The homebuilders got their concessions, though. Rather than force builders to elevate structures above the flood line on stilts, the city permitted slab foundations on raised, compacted soil so long as the builder could demonstrate water flows didn’t change. This is a good thing, argues Marvin Odum, the former president of Shell Oil who was appointed Houston’s chief recovery officer after Harvey. “You basically have free rein as long as you don’t alter how water moves off of that property,” he said.
That’s how Meritage is doing it: houses on mounds, not stilts. While Meritage says all that fill is coming from digging out the property, it’s not obligated to do so under pre-Harvey 500-year requirements. Before the developer received its April go-ahead to create its utility district, the company did extensive outreach with the city council and residents downstream, according to Robert Moore, a vice president of land development at Meritage. “They should feel assured,” he said, “because it’s been checked, double-checked, triple-checked to make sure we aren’t going to have a negative impact on them at all.” Meritage says—and the Flood Control District agrees—that with the carved-out channel and associated ponds, the development will hold more water upstream than the golf course did. The company also suggested that the drainage work it had done before Harvey might have alleviated flooding on Brickhouse Gully, where 2,300 homes were inundated last August.
On approving the utility district, Houston Mayor Sylvester Turner cited the Meritage project as proof that the city’s new code would not scare off the homebuilders who have made the Bayou City a uniquely affordable American metropolis.
The chief risk facing Houston and Harris County is not the vulnerability of new developments, which do tend to be built higher, better, and upstream, but that of the older houses downstream, many built low to the ground and served by undersized storm drains. It may not be the case that your new neighbor upstream is making you flood. But the standards could be higher. Activists say the choice between an abandoned, flood-prone golf course and a subdivision of 900 homes was a false one. Susan Chadwick, the executive director of Save Buffalo Bayou, a group that opposes development in and around the river, argued in June that the city should have used eminent domain on the course to create a detention pond that would relieve Brickhouse Gully.
The engineers at the Flood Control District don’t disagree it would have been a good place for a pool. As we sat in his office going over flood plains, Todd Ward conceded it was a bit of a missed opportunity. We found the course on an enormous satellite map of Houston on the wall. In a giant city, it’s a small square. But there aren’t many undeveloped parcels of that size left. Some of the just-approved $2.5 billion bond will go toward buying out existing repeat-flooding homes downstream of the newly elevated houses at Spring Brook Village. The bond calls for $35 million of channel improvements to Brickhouse Gully to reduce the risk to 1,300 homes.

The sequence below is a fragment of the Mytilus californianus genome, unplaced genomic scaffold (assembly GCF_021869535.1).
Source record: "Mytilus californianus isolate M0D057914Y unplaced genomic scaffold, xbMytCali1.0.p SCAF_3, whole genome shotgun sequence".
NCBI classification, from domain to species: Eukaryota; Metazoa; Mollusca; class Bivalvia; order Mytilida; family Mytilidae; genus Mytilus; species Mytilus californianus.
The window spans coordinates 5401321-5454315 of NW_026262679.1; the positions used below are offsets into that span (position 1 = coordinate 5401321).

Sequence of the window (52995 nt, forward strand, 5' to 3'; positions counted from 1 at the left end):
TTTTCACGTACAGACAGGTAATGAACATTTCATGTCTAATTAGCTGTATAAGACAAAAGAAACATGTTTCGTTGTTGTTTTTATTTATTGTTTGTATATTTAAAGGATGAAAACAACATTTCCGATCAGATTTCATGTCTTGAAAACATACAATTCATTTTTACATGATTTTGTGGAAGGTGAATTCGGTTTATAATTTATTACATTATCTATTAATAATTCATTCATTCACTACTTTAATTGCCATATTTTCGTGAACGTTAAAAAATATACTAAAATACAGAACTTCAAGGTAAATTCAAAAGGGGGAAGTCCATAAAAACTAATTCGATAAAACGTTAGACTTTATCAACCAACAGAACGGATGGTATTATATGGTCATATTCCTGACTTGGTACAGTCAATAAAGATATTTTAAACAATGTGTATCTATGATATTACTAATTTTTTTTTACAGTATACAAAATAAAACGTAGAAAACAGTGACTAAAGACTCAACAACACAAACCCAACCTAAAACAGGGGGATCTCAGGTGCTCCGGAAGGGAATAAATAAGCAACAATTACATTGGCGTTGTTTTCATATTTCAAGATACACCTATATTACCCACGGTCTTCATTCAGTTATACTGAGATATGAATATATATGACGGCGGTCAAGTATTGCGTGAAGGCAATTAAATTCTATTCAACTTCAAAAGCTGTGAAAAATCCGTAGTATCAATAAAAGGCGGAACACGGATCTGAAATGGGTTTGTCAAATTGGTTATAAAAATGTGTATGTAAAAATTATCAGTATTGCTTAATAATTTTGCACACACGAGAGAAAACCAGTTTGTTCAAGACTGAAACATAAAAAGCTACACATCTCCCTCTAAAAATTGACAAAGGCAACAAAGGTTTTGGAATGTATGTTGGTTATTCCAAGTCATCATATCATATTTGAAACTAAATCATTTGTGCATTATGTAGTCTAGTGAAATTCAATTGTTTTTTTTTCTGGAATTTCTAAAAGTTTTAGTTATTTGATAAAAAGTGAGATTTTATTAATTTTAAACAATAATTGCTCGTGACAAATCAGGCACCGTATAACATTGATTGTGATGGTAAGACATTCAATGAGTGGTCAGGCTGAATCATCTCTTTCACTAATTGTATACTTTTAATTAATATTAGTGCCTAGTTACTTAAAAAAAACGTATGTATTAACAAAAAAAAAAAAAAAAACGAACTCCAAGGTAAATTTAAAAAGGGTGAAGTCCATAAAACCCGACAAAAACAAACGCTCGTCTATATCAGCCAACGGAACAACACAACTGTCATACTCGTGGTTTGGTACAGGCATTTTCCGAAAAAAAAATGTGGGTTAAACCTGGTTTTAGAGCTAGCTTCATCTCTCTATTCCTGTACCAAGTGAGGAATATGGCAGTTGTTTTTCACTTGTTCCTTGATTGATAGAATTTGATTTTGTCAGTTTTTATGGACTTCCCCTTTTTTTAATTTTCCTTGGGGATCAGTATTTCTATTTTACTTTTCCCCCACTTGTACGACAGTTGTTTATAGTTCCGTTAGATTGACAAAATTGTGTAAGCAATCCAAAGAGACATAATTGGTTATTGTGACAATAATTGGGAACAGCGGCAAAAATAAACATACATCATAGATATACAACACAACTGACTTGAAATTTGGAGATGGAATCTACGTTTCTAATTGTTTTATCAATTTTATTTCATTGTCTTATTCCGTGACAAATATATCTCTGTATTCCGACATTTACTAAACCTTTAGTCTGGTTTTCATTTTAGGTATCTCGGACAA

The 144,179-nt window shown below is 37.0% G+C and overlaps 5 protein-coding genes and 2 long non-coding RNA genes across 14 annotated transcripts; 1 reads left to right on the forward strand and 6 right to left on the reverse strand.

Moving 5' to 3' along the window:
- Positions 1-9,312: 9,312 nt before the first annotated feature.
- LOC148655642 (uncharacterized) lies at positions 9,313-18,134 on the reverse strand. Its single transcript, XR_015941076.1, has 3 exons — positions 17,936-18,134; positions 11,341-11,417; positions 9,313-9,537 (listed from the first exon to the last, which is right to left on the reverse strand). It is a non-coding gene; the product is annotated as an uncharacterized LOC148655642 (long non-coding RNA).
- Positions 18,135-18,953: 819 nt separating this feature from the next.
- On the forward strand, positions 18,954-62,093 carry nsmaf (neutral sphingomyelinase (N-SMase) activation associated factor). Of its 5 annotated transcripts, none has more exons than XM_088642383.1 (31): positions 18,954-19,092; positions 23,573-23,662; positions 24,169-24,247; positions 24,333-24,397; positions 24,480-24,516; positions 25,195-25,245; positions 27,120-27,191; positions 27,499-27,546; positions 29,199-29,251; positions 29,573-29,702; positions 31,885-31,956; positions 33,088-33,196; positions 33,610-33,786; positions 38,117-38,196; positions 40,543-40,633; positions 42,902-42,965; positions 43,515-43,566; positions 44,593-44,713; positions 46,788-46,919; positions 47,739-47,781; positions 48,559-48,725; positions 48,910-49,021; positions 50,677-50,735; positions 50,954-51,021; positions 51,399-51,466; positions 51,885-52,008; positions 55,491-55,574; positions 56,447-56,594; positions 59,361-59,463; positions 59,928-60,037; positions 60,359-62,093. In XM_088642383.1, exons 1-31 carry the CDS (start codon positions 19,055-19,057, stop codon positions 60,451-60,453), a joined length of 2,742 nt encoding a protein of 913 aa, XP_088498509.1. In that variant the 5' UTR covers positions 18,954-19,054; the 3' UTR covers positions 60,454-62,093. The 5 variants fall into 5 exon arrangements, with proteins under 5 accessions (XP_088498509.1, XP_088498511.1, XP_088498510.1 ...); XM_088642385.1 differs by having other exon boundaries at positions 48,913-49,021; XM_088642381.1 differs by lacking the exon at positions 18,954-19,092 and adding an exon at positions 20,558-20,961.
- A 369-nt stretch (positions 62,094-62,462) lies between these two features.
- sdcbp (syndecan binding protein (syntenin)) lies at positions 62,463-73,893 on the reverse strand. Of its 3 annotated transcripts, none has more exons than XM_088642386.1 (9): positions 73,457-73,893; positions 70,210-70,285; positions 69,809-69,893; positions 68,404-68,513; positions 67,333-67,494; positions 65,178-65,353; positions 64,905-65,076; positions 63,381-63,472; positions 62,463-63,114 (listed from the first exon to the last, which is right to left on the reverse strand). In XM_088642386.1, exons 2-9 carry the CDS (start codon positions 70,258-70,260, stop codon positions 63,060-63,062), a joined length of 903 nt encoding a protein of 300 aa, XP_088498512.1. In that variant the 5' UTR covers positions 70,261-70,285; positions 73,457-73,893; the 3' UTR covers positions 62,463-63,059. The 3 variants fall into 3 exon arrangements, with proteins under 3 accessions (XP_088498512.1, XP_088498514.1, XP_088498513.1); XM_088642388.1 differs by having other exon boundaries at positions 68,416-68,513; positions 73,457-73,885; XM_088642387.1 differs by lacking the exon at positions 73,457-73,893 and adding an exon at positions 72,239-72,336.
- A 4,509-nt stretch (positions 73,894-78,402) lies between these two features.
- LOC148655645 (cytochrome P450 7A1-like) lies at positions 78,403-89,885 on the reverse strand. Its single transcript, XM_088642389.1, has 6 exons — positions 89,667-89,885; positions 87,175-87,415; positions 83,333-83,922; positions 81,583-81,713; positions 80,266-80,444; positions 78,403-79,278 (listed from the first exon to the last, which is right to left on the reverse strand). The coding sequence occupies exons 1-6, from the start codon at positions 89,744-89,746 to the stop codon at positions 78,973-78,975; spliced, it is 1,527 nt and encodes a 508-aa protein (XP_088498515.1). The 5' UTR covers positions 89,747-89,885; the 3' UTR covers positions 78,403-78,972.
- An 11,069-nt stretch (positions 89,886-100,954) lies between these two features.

No matter how much care is put into terraforming, the development will dump more water into the flooded channels than it would had it become a giant detention pond instead. “You can literally measure this thing in gallons going into someone’s living room,” said Albert Pope, a professor of architecture at Rice. “There’s a way to get to fewer gallons.” Pope is one of a growing number of architects, planners, and engineers who argue for an anti-flooding plan that looks not just at what will be built (building codes, detention requirements) but also at what has been built. Those downstream residents are victims. They’re also part of the problem. He is working on a blueprint for a phased retreat of the 100,000 Houston structures that lie within the city’s 100-year flood plain. The bond was a good sign. But he added, “We are close to the end of engineering fixes.”
To John Jacob, a wetland scientist and director of the Texas Coastal Watershed Program, Houston’s long-term strategy must simply be to evacuate the 100-year flood plain. It’s the equivalent of demolishing a midsize American city. “It would be traumatic. It’s not something that should be taken quickly. But it ought to be a goal.” He believes that the city’s bayous, if restored to their full storm-surge size and shorn of encroaching roads and houses, have the capacity to handle another Harvey. That land could be appropriated as a series of linear green spaces akin to D.C.’s Rock Creek Park, with trails, fields, gardens, and paths. It’s an enhanced version of the city’s Bayou Greenways 2020 project, a $220 million investment to assemble a 150-mile network of hiking and biking trails. Houston is not a walkable city, but on the trail that winds along White Oak Bayou, cyclists and joggers share space in the sunken green bend of the floodway. Egrets alight by the water. It’s a glimpse of a Houston where the bayou is something to be loved, not feared.